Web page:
The human brain simply may not be wired to process slow-moving crises like climate change.
Our brains are incredible little mushboxes; they are unfathomably complex, powerful organs that grant us motor skills, logic, and abstract thought. Brains have bequeathed unto we humans just about every cognitive advantage, it seems, except for one little omission: the ability to adequately process the concept of long-term, civilization-threatening phenomena. They've proven miracle workers for the short-term survival of individuals, but the human brain sort of malfunctions when it comes to navigating wide-lens, slowly-unfurling crises like climate change.
Humans have, historically, proven absolutely awful, even incapable, of comprehending the large, looming—dare I say apocalyptic?—slowburn threats facing their societies.
"Our brain is essentially a get-out-of-the-way machine," Daniel Gilbert, a professor of psychology at Harvard says in his university's (decidedly less flashy) version of a TED talk. "That's why we can duck a baseball in milliseconds." That is, our brain seems to be programmed to react best to hard, certain information—threats that unfold over generations fail to trigger our reactionary instincts. "Many environmentalists say climate change is happening too fast," Gilbert says. "No, it's happening too slowly. It's not happening nearly quickly enough to get our attention."
It's an unfortunate quirk of human psychology; it's allowed us to outwit and outplay most other species around the globe—we're smarter, more resourceful, more conniving—but it might also come to mean we won't outlast them. There are currently a host of very real, very pressing, and very long-simmering crises on our plates; climate change, sure, but also biggies like mass extinction and biodiversity loss and ocean acidification, which will take up to many decades before they become full-blown, civilization-threatening calamities.
That's why I've always bristled a bit at the post-colon header of Jared Diamond's great book, Collapse: How Societies Choose to Fail or Succeed. What society, comprised of humans capable of abstract thought, with fully developed brains, would actively choose to fail? "It's been a good run, but seeing as how I am exhausted from all this rapaciousness and decadence, I hereby opt to Fall" -the Roman Empire.
Diamond's work, published in 2005, before the emergence of the post-Inconvenient Truthclimate change awareness boom, details the myriad ways that societies doom themselves, primarily through environmental misdeeds that should be ominously familiar to contemporary society, like deforestation, overfishing, and the ruination of farmland, as well as unsustainable social practices like slavery, over-taxation, and loss of trade partners.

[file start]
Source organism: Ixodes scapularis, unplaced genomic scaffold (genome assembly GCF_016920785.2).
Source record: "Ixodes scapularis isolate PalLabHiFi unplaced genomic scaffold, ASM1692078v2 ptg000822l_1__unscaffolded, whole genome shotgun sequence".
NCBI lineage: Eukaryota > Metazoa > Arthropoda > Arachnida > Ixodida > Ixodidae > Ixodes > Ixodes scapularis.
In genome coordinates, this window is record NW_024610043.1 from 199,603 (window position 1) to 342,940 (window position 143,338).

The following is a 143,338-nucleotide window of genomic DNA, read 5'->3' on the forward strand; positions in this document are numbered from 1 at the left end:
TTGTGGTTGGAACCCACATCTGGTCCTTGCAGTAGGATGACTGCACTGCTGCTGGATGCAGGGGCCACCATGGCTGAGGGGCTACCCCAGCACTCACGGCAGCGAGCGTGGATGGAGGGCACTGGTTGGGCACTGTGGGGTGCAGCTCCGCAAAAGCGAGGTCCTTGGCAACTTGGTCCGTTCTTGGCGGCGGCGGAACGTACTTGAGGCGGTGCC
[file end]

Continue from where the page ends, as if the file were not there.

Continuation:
The societies he examines—like that of Easter Island, which he argues perished almost solely because it gradually degraded the environment it relied upon for food and ship-making—can maybe be said to have had a choice to have done things differently, in hindsight. But given what we know now about how the human brain is wired, it's unclear that, even given the observable information that slowly failing societies had at the time—food stocks that seemed to be declining, that fewer and fewer trees were apparently available to construct shelter or vessels, and that farmland's yields kept on decreasing—their members would have been cognitively equipped to tackle the existential threats that would prove bigger problems for their grandchildren then themselves.
It seems perverse, but a load of evidence shows this to be true—our grey matter is set up to instruct us to cope with the here-and-now, and flails in the face of long, uncertain future threats.
In a survey of the research on how the brain processes climate change, the Guardian reports that psychologists, neurologists, and social scientists alike have demonstrated that our brains are programmed to respond to immediate, or "reliable" inputs—the slow, gradual rise of global temperatures accompanied by a host of difficult-to-predict impacts is perhaps the antithesis of what we're designed to react swiftly to. The oft-cited "Marshmallow study," in which children were shown to exhibit a willingness to make sacrifices in the present for greater rewards (more mallows) in the future only if they knew for certain that reward was incipient, that it was "reliable," is evidence of said behavior. Kids who weren't sure they'd be rewarded mostly weren't willing to do shit.
We're all kind of like children, when it comes to these decadal threats. We opt for instant gratification—guzzling oil, burning coal, razing forests, manufacturing plastic—in the face of what we perceive to be unreliability. We're greedy little fossil-fueled Fausts.
Even Al Gore points to neuroscience to illuminate this obstacle. The science journal Nature, covering one of Gore's speeches, explains the VP's take: "Evolution, he said, had trained us to respond quickly and viscerally to threats. But when humans are confronted with 'a threat to the existence of civilization that can only be perceived in the abstract', we don't do so well. Citing functional magnetic resonance imaging, he said that the connecting line between amygdalae, which he described as the urgency centre of the brain, with the neocortex is a one way street: emotional emergencies can spark reasoning, but not the other way around."
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Of course, the science itself is anything but unreliable. A staggering 97 percent of scientists agree that climate change is caused by man, and while they certainly disagree on the precise fallout if we fail to decide to change our ways, most are certain that for billions of people, especially the world's poor, will suffer.